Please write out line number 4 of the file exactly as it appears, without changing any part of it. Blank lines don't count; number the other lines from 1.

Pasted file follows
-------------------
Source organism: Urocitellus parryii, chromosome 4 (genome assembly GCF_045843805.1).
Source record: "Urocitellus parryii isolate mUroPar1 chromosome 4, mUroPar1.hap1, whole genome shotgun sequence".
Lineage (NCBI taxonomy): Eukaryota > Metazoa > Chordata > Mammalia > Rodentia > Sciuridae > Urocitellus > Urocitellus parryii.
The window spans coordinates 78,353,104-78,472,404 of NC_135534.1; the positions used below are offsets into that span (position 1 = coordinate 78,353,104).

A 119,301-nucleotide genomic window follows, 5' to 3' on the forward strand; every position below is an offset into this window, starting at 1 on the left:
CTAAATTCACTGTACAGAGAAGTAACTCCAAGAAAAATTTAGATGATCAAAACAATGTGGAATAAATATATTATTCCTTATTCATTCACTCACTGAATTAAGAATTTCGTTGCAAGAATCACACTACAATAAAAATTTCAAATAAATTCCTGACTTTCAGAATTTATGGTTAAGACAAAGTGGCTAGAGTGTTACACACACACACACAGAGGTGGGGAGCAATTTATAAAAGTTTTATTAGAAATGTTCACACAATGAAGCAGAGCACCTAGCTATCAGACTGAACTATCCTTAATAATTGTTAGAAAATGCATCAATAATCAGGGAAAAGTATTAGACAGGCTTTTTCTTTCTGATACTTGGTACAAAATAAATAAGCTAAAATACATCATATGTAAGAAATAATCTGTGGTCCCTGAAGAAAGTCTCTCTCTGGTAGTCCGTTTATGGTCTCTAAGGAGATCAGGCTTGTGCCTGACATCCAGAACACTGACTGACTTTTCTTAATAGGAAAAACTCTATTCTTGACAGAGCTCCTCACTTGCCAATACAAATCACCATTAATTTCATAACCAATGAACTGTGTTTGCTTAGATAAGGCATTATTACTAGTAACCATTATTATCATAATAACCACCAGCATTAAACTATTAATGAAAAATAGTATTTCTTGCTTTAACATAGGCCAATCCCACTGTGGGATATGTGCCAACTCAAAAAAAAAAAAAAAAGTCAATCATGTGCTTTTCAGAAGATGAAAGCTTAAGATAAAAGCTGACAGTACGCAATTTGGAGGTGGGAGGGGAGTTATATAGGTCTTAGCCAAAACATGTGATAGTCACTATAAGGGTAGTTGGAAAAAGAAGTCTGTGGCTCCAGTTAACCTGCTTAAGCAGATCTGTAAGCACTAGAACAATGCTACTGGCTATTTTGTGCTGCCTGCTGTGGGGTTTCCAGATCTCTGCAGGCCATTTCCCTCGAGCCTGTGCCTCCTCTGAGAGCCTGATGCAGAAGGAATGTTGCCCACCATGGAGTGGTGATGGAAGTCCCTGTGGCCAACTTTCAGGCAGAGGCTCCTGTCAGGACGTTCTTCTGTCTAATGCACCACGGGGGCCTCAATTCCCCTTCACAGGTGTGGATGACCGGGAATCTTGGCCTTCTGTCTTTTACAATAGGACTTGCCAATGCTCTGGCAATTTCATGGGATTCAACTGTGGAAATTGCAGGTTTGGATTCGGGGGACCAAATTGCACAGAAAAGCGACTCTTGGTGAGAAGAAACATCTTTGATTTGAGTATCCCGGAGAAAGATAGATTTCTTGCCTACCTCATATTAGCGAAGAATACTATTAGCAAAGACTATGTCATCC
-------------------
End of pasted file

The window spans coordinates 78,353,104-78,472,404 of NC_135534.1; the positions used below are offsets into that span (position 1 = coordinate 78,353,104).